I have a couple of Cohen albums myself, and there are a fair few songs of his I love, including “Who By Fire”, ” Suzanne” and ” Famous Blue Raincoat”, but…

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Our mosquito rises, repellently, elegaically, on its flight – zigzagging, ghostly, and dangly, towards its victim:  our plump darling, sat drinking iced milk through a straw in a flowery, dainty summer dress and some banal, little powdery rose perfume she has pilfered from her mother’s table.




She know the insects love her, so she is slathered, also, in citronella, in a futile attempt to stave off the little bastards that always have her skin come up so hard:  so rude; ruddy and elevated; the metallic, synthetic deetness of her sprayed repellent mingling, absorbedly, with her rosebuds: her warm, milky afternoon breath.




In her sunhat, under the shade of her favourite tree, on this boiling hot July day, she is reading.





DH Lawrence.






” What do you stand on such high legs for?

Why this length of shredded shank,

You exaltation?




Queer, with your thin wings and your streaming legs

How you sail like a heron, or a dull clot of air,

A nothingness.




Queer, how you stalk and prowl the air

In circles and evasions, enveloping me,

Ghoul on wings

Winged victory.

Settle, and stand on long thin shanks,

Eyeing me sideways, and cunningly conscious that I am aware,





You speck.





I hate the way you lurch off sideways into air,

Having read my thoughts against you”







(she bats herself, unconsciously, swiping away imagined, invisible insects……)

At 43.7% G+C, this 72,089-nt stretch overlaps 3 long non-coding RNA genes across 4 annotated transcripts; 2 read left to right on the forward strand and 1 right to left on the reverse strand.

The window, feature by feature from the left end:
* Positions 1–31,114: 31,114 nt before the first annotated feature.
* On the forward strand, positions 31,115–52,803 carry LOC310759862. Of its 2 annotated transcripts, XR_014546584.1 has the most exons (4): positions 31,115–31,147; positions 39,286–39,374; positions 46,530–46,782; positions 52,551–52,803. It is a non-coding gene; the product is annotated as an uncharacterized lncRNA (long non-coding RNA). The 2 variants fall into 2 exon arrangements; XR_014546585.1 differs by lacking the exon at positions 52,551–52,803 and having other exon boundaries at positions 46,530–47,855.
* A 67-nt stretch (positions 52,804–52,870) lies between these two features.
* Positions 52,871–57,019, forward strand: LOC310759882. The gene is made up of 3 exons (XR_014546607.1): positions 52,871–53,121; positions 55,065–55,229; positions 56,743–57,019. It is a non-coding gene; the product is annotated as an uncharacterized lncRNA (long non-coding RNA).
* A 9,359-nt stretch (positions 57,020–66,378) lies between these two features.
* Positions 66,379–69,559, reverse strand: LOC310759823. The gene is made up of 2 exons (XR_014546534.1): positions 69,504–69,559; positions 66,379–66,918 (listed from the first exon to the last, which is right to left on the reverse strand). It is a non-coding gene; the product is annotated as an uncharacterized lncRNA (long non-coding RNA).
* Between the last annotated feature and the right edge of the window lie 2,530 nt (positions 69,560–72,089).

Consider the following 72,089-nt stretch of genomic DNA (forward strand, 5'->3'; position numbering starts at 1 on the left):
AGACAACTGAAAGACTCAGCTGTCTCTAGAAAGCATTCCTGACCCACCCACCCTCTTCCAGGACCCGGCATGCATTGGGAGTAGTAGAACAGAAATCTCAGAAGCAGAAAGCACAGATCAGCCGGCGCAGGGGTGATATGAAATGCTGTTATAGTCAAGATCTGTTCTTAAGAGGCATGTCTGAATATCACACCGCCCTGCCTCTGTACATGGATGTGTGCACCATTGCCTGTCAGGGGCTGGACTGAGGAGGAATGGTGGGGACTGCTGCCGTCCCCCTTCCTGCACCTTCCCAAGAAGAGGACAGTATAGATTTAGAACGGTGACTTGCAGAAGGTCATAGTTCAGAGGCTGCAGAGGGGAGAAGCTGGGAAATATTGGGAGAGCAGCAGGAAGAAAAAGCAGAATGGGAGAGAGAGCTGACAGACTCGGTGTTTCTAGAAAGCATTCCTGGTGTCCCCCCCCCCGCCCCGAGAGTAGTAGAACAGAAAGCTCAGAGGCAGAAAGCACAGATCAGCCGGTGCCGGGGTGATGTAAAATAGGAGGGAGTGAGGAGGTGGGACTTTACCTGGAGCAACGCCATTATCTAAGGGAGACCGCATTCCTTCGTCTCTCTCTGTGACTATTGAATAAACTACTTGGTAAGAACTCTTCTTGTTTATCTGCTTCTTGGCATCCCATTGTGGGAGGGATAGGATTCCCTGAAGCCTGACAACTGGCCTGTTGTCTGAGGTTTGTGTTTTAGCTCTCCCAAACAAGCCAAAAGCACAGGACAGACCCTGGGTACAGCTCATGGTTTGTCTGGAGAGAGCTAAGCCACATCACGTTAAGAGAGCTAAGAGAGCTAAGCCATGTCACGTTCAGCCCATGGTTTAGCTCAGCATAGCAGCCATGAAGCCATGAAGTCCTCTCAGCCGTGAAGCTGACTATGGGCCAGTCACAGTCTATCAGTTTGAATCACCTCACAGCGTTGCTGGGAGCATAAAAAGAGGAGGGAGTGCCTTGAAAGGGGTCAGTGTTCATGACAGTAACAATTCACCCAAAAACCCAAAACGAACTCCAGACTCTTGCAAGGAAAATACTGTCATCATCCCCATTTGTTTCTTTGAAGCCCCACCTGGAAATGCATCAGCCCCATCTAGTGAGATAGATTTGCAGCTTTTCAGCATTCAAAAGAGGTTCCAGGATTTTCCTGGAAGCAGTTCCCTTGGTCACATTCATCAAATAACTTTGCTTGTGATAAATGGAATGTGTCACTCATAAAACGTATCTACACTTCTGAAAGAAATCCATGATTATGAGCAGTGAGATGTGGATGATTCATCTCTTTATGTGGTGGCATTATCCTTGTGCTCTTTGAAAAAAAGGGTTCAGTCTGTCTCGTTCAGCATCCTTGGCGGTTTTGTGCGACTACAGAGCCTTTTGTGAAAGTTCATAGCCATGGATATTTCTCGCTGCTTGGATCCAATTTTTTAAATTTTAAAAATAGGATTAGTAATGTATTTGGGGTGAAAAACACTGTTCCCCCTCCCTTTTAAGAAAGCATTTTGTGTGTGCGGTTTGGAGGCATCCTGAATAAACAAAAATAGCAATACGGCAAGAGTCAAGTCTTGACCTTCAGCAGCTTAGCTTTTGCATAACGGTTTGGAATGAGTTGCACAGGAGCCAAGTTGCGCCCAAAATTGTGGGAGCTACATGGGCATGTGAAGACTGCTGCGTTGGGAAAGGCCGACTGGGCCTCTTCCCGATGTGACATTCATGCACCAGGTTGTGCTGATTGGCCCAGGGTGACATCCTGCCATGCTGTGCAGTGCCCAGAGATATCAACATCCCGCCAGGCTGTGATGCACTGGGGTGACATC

“Come then, let us play at unawares,

And see who wins in this sly game of bluff,







Man, or mosquito.”








The creature is honing in greedily. Blindly, on its goal, a huge, perfumed mountain of pink human flesh on which it can gorge;  torrents of blood to be tapped; siphoned, to fill itself silly……







” Blood, red blood,


Forbidden Liquor”





it thinks to itself, steadying itself now, stealthily swooning down through the stench of citronella, which will not stop it; clenched with purpose.







It penetrates.









That smell.

That delectable plasm.






















The irony is not lost on her.






” I behold you stand

For a second enspasmed in oblivion,

Obscenely ecstasied,

Sucking live blood




My blood.





Such silence, such suspended transport,

Such gorging,

Such obscenity of trespass.






You stagger

As well you may;

Only your accursed hairy frailty,

Your own imponderable weightlessness,

Saves you, wafts you away on the very draught my anger makes in its snatching.

Away with a paen of derision,

You winged blood drop.”







Frowning, profusely sweating, livid, she swats hysterically, all cloying rose and sour milk rising up from her, curdled with deet, as the insect fills its consciousness orgiastically with deep, foul, red;  its outer membranes drowning up with iron and the delectable fat girl’s platelets.





But she has had the upper hand…..










“Can I not overtake you?

Are you one too many for me,

Winged Victory?

Am I not mosquito enough to out-mosquito you?”








It has been too greedy.






“Queer, what a big stain my blood makes